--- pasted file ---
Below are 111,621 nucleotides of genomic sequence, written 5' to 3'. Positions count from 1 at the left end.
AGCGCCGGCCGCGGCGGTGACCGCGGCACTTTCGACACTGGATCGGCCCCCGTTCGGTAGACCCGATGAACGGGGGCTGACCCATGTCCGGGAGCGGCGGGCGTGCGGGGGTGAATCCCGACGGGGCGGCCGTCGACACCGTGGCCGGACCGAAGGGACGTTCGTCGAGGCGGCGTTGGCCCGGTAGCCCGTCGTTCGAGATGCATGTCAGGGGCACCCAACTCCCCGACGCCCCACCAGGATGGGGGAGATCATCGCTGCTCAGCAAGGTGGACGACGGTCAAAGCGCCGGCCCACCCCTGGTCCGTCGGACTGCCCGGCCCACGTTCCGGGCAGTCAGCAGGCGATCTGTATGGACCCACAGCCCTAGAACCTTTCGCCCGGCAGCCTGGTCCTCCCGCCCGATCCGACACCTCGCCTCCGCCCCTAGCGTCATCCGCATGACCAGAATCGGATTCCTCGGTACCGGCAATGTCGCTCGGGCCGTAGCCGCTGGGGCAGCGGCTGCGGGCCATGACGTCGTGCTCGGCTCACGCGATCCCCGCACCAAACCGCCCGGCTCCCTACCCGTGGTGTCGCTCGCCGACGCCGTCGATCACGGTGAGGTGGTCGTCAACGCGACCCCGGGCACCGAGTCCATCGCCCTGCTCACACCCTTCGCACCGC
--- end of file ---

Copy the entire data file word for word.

Below are 111,621 nucleotides of genomic sequence, written 5' to 3'. Positions count from 1 at the left end.
AGCGCCGGCCGCGGCGGTGACCGCGGCACTTTCGACACTGGATCGGCCCCCGTTCGGTAGACCCGATGAACGGGGGCTGACCCATGTCCGGGAGCGGCGGGCGTGCGGGGGTGAATCCCGACGGGGCGGCCGTCGACACCGTGGCCGGACCGAAGGGACGTTCGTCGAGGCGGCGTTGGCCCGGTAGCCCGTCGTTCGAGATGCATGTCAGGGGCACCCAACTCCCCGACGCCCCACCAGGATGGGGGAGATCATCGCTGCTCAGCAAGGTGGACGACGGTCAAAGCGCCGGCCCACCCCTGGTCCGTCGGACTGCCCGGCCCACGTTCCGGGCAGTCAGCAGGCGATCTGTATGGACCCACAGCCCTAGAACCTTTCGCCCGGCAGCCTGGTCCTCCCGCCCGATCCGACACCTCGCCTCCGCCCCTAGCGTCATCCGCATGACCAGAATCGGATTCCTCGGTACCGGCAATGTCGCTCGGGCCGTAGCCGCTGGGGCAGCGGCTGCGGGCCATGACGTCGTGCTCGGCTCACGCGATCCCCGCACCAAACCGCCCGGCTCCCTACCCGTGGTGTCGCTCGCCGACGCCGTCGATCACGGTGAGGTGGTCGTCAACGCGACCCCGGGCACCGAGTCCATCGCCCTGCTCACACCCTTCGCACCGC